hrreporter.com
Jul 22, 2014

The heat is on: Protecting your workers during the peak of summer

In the middle of summer the weather is at its best and also at its worst. The dangerous impact of spiking summer temperatures is demonstrated by horrifying stories of pets or children perishing in a hot vehicle. Workers are also at risk when heat and humidity reach extreme levels. Employers have a legal duty to take every reasonable precaution to protect their employees from injury resulting from working in hot temperatures.

The basic physiology is not difficult to understand. A hot environment puts stress on the body’s ability to cool itself and this stress is increased when it’s combined with physical work. Injuries related to heat stress can include heat rash, cramps, fainting, heat exhaustion and even heat stroke. The potential negative impacts of heat stress may be worsened when a worker has some form of pre-existing condition or does not properly hydrate. Even with young and fit employees, the potential impact of working in the hot summer months is too dangerous to ignore. A bakery oven and a very hot day in the summer of 2001 lead to the death of a worker from heat exposure. The employer was fined $215,000 for failing to take reasonable precautions to implement a heat stress management plan.

The impact of a hot environment will vary depending on a worker’s level of acclimation, the intensity of the work, clothing worn, and a host of other factors. It may not be enough to rely on ‘common sense’ and employers are encouraged to consult reliable and experienced sources to understand the risk that extreme heat poses to workers.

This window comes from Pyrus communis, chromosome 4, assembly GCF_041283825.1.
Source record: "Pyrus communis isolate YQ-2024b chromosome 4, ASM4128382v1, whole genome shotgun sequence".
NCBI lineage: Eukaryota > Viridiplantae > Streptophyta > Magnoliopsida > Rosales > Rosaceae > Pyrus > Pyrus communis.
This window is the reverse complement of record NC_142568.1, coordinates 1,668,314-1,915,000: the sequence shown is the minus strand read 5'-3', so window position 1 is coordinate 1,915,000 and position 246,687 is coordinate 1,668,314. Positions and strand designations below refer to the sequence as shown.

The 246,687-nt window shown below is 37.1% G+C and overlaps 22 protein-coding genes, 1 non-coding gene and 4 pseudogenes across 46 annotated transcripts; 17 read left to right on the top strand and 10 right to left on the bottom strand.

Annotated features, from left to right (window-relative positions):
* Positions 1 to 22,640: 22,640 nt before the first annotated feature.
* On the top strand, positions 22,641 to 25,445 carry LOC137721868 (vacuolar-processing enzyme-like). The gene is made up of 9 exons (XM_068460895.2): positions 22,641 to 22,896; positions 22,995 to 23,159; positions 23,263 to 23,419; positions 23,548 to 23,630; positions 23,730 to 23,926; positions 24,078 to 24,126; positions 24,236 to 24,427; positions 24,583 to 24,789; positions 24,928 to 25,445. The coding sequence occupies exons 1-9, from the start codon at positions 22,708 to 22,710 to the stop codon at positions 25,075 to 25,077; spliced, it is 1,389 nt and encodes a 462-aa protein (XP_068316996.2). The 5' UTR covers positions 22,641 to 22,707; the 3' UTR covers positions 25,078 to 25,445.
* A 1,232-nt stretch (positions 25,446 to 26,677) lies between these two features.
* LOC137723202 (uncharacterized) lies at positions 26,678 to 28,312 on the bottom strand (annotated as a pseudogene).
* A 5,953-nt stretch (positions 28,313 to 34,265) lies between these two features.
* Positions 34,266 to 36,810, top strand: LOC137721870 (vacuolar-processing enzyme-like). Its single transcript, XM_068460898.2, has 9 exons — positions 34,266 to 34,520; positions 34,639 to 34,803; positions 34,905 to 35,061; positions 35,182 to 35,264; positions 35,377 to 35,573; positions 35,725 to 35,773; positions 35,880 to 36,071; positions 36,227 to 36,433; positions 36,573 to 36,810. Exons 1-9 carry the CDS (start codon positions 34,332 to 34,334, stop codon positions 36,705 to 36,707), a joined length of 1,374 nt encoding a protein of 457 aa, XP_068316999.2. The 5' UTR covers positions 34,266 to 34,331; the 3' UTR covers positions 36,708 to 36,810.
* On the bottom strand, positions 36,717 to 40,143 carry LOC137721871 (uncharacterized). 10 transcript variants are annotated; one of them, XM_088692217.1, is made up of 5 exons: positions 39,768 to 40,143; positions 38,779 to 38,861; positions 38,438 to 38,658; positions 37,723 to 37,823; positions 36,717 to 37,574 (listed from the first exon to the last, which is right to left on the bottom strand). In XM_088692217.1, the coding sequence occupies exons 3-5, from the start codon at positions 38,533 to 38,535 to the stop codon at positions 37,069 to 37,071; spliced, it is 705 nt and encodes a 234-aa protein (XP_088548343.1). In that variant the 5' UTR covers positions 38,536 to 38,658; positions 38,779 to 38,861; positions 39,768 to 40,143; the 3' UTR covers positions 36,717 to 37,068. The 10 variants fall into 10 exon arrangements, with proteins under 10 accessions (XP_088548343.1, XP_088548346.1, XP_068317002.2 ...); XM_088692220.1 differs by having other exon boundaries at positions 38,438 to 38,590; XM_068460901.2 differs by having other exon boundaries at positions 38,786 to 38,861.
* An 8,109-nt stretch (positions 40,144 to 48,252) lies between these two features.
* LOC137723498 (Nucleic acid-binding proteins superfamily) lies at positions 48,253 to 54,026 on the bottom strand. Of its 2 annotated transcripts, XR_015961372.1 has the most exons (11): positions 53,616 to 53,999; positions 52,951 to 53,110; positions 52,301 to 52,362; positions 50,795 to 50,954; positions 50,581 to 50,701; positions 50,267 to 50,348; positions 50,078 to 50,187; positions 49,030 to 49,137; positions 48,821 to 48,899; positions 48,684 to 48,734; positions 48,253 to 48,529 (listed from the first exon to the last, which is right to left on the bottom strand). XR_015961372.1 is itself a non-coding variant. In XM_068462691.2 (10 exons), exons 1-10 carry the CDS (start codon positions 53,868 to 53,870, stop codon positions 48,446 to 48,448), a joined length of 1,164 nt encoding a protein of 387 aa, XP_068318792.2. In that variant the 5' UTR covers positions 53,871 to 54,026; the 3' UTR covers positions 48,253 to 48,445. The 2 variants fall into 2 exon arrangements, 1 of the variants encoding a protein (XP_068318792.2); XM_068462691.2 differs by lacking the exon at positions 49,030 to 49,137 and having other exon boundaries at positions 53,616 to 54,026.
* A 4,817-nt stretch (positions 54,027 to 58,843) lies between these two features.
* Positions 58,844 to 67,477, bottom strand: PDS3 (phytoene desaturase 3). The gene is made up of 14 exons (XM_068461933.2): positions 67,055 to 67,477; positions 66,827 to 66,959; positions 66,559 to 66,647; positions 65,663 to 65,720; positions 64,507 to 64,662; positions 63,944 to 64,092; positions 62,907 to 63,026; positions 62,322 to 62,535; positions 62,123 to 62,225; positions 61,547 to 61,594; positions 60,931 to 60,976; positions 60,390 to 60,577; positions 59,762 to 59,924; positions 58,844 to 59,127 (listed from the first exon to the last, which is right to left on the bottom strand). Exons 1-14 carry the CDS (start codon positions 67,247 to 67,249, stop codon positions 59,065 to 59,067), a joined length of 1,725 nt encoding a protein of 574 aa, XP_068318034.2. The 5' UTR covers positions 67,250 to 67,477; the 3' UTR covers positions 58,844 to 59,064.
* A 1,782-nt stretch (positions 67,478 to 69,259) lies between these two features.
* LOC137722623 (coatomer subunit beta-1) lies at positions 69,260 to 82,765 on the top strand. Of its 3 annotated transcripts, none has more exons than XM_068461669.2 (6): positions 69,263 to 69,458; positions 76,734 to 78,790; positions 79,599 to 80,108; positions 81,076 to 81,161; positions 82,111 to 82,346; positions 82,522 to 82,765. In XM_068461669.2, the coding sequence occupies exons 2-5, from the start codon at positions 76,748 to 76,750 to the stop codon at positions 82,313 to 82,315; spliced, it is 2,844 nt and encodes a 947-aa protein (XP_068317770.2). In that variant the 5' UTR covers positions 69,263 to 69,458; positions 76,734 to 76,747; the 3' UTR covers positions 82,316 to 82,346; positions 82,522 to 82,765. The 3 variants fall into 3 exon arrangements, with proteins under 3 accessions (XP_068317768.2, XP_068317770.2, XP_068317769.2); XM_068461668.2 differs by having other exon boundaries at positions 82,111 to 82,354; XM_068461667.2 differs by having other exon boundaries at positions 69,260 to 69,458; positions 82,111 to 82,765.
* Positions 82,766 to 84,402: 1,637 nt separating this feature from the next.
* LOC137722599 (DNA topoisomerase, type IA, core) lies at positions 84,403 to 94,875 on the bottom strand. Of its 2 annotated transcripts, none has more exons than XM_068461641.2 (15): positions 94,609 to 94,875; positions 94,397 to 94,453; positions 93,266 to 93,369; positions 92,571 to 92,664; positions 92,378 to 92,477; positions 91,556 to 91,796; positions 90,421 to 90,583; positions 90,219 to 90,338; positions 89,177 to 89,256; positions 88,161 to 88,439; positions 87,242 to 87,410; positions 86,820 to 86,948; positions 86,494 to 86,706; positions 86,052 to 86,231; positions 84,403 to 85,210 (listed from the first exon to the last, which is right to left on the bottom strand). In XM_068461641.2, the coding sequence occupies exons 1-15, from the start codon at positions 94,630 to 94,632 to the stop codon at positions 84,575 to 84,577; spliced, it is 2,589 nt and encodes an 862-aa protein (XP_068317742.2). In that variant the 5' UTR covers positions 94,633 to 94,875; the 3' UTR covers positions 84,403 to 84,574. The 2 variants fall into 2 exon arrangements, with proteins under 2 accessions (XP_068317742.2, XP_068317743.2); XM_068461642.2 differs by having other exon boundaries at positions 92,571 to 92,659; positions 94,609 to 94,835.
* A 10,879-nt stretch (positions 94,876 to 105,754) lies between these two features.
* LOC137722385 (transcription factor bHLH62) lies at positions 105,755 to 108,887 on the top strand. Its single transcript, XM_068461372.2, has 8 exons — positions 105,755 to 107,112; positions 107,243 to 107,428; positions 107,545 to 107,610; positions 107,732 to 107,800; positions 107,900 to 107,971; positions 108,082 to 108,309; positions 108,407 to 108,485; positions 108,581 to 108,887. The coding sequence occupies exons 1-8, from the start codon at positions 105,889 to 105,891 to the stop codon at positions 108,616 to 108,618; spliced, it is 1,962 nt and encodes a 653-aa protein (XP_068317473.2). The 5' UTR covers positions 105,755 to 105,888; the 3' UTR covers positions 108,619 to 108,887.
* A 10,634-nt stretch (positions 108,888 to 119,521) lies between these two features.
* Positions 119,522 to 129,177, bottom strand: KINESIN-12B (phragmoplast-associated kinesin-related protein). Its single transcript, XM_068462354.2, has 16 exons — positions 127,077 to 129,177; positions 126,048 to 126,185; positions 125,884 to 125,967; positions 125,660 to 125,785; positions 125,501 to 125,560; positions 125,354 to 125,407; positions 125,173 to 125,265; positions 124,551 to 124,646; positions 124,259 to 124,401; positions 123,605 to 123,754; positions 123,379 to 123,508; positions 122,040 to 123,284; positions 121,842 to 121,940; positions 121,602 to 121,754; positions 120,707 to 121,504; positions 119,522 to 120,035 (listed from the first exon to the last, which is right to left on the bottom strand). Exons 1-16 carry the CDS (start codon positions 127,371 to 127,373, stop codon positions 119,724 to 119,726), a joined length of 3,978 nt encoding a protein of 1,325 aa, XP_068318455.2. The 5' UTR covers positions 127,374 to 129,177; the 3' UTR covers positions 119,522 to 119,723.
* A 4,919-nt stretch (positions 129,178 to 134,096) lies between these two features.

The American Conference of Governmental Industrial Hygienists (ACGIH) recommends thresholds which take into account environmental factors that contribute to the perception of hotness namely, air temperature, humidity and air movement. In some workplace situations, solar load (heat from radiant sources) is also considered. Several Canadian jurisdictions have adopted these thresholds as occupational exposure limits and others use them as guidelines to control heat stress in the workplace.

Employers are encouraged to review of the specific health and safety standards applicable to their jurisdictions. A brief overview follows:


Jurisdiction

Maximum Heat Exposure

Other Notes

 

Canada- Federal

 

No specific maximum, but government policy recommends following ACGIH thresholds and humidex ratings as good indicators.

 

Exceptions for offices, personal food preparation areas, materials handling operators’ compartments and first aid rooms.

 

The National Joint Council’s Part II – Permanent Structures and Safe Occupancy of the Workplace (Use and Occupancy of Buildings) applies to only federal employees and established that a humidex reading above 40 C, measured inside the building, is unsatisfactory. Employees shall be released from the workplace if relocation is not practicable.

 

Ontario

 

No specific maximum, but government policy recommends following ACGIH thresholds.

 

Every reasonable precaution to protect workers must be taken.  Specific temperature restrictions exist in the construction industry (for example, 38 C in work chambers and 27 C in air locks).